As the Chinese coronavirus death toll approaches 1,000 and new cases are reported in more than 20 countries, the obvious question on many people’s lips is: How worried should I be?
This previously unknown pneumonic infection has not only affected large numbers of people in China, and dozens of others across the globe, but it has led to major logistical disruption, social dislocation and, particularly in the case of the city of origin Wuhan, mass quarantining.
Whilst it is still very early days in monitoring the evolution of the coronavirus, it does appear that the mortality rate is fairly low, perhaps as few as 2% of people infected. Of course, it is always tempting in such a scenario to make comparisons with past epidemics, and I shall do no differently. Whilst the relatively recent outbreak of Severe Acute Respiratory Syndrome (SARS) in China took a smaller toll than initially anticipated, another pneumonic infection originating in the country’s northeast shortly after the turn of the 20th century was grossly more severe.
The Manchurian Plague of 1910-1911 killed some 50,000 people and had a mortality rate touching 100 per cent, an unprecedented figure. Transmitted to humans by the tarbagan marmot – whose fur was highly prized by hunters – this airborne disease was spread at a frighteningly rapid pace, with none of the immediate restrictions on movement such as those enacted after the coronavirus outbreak in Wuhan.
Despite lingering in perpetual decline at the end of the Qing Dynasty, the Chinese and their foreign benefactors had developed sophisticated railway corridors across parts of the country, including in the northeast. The South Manchurian Railway was a conduit along which the plague spread, ripping through provincial capitals such as Harbin and Changchun. Worst affected were the poorer classes who lived in crowded villages with poor sanitation. Those with greater means were largely able to isolate themselves from the virus and cases outside of Manchuria were sporadic.
If ever the corrupt and weakened Qing needed a providential sign that their time was up it was this plague, originating like the Qing in Manchuria. In 1912 the dynasty fell and the great upheaval that followed brought squabbling warlords, dabbling in republicanism, nationalist dictatorship and finally, after World War Two, communism.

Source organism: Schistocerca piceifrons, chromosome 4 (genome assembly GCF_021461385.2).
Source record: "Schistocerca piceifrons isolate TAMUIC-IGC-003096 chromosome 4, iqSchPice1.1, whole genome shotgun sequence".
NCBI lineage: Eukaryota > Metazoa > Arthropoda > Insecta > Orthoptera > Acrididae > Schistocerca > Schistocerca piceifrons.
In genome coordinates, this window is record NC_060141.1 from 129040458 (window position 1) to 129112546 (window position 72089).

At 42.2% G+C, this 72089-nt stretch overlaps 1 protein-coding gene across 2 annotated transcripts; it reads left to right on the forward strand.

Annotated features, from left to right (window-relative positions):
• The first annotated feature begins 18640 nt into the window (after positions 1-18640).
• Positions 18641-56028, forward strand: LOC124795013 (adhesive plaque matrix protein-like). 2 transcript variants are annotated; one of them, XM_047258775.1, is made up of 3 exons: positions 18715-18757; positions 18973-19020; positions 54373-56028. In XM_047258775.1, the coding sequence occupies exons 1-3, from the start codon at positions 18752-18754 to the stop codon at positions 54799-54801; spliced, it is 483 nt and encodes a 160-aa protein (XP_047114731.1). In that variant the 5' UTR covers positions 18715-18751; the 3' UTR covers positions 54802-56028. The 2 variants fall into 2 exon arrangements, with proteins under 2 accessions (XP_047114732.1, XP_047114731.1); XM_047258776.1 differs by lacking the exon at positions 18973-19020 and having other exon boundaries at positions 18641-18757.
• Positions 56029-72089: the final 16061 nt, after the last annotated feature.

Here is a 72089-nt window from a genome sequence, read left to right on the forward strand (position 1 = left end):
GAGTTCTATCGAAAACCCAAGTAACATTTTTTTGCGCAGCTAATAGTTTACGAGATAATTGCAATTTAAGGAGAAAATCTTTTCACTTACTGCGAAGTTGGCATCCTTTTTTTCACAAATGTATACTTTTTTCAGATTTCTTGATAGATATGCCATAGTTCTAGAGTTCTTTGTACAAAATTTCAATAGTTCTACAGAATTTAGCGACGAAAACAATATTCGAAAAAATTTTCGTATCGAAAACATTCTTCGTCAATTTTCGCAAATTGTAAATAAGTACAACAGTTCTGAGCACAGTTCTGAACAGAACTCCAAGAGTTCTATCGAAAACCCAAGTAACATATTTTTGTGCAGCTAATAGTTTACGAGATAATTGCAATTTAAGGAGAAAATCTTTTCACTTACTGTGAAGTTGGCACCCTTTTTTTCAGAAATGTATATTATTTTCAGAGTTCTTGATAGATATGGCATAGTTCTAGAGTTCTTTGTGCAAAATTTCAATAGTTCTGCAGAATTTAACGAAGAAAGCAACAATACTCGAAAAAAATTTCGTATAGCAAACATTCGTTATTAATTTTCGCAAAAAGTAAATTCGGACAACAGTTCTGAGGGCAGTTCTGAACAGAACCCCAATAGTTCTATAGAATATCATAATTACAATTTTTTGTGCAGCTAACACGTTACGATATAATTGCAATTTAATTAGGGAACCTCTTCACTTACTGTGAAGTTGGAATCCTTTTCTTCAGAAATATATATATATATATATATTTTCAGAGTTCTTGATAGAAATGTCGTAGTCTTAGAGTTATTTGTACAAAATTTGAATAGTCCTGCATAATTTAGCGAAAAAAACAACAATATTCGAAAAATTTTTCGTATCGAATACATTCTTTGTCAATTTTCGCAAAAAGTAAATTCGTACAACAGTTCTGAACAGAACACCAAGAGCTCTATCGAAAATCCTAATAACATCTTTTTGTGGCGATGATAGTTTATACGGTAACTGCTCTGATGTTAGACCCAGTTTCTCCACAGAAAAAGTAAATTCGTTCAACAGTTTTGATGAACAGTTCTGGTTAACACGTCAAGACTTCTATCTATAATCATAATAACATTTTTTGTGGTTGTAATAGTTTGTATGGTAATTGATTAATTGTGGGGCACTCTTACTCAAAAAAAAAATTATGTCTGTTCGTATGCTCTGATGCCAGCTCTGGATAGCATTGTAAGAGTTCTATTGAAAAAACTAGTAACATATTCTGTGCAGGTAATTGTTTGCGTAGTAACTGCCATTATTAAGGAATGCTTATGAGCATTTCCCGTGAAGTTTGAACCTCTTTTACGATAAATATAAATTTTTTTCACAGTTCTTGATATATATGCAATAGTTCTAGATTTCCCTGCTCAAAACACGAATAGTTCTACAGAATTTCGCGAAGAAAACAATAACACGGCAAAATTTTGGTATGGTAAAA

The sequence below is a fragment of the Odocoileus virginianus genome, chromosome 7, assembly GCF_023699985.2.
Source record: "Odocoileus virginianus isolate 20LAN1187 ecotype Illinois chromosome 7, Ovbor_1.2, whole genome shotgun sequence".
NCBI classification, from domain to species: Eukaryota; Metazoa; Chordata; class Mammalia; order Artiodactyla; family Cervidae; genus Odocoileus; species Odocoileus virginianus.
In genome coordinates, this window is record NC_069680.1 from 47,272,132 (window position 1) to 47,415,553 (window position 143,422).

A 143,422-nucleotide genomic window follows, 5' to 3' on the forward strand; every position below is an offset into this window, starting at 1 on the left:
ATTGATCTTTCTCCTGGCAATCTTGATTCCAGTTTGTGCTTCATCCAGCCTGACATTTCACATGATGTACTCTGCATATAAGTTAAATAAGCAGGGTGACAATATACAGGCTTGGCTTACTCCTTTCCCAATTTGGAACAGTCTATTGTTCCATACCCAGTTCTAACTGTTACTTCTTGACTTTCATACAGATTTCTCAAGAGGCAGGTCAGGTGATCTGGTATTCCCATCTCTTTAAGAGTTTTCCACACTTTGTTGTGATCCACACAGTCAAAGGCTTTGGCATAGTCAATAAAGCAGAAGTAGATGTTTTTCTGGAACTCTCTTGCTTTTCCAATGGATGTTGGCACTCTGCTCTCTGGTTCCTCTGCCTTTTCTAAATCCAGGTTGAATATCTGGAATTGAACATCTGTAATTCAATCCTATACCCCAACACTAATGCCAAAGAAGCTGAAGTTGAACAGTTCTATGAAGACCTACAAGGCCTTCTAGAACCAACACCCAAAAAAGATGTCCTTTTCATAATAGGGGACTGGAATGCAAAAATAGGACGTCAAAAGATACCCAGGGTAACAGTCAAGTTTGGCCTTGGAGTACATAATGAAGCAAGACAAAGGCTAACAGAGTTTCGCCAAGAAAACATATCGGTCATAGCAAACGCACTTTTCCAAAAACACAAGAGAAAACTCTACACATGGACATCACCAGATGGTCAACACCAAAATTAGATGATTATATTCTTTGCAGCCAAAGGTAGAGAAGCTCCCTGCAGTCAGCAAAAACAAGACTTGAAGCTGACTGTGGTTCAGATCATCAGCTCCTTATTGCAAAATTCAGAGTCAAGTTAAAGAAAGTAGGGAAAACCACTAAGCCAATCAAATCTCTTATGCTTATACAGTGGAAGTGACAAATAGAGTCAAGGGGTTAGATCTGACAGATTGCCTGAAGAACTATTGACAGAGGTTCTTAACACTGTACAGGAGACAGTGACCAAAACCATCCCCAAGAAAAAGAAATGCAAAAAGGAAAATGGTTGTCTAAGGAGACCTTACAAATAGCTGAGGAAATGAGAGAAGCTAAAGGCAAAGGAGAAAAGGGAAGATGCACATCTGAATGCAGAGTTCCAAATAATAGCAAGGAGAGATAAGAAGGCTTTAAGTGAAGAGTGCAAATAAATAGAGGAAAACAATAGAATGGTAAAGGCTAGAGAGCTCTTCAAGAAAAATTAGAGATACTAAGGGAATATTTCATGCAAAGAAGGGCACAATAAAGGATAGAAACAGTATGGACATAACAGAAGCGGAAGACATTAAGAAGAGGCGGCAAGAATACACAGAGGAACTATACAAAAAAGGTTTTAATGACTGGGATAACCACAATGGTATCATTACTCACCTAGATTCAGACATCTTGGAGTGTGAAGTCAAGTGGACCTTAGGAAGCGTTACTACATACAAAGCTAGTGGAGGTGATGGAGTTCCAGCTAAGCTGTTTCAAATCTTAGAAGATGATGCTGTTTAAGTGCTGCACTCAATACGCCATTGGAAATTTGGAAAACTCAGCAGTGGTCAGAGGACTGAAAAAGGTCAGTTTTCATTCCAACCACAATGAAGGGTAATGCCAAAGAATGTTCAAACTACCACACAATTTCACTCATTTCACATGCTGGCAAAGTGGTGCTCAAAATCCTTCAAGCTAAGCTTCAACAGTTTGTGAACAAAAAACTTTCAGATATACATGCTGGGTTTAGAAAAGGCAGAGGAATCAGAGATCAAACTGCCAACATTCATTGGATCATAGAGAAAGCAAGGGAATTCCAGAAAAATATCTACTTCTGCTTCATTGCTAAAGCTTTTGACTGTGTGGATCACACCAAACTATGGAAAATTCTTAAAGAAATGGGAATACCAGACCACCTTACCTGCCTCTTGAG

Yet by the time of the Qing demise the Manchurian Plague had been halted in its tracks. Despite a vicious initial march into the Chinese hinterland, efforts to contain the disease, quarantine the sick and thoroughly burn the carcasses of the dead proved fruitful. Aided by Russia and Japan, the Chinese imperialists overcame a terrible affliction that had initially appeared to be the preface to a new Black Death.
Despite a far lower mortality rate and a plethora of nations and global bodies united against its further spread, there is anxiety amongst some experts that the coronavirus will become a pandemic, potentially mutating within carriers to ensure a more efficient transmission. Fears that our increasingly globalised world would necessitate such an outcome have been popularised by movies such as Contagion and, whilst these are dramatic creations for commercial gain, it would be naive to ignore worst-case scenarios.
The Manchurian Plague killed at least 50 times as many people as the coronavirus has so far. But this occurred in one of the more remote and inhospitable regions of China, in an era of improving but far from interconnected transport networks. With huge resources being committed against it, there is every hope that the coronavirus will soon be brought to heel and the restrictions on global travel and interaction lifted.
However, we must never forget the power of nature. Humankind has the ability to tame and cajole, but it can never force complete submission. Complacency now would be very foolhardy indeed and it will take a concerted, global effort to safeguard us all from the spread of this particular contagion.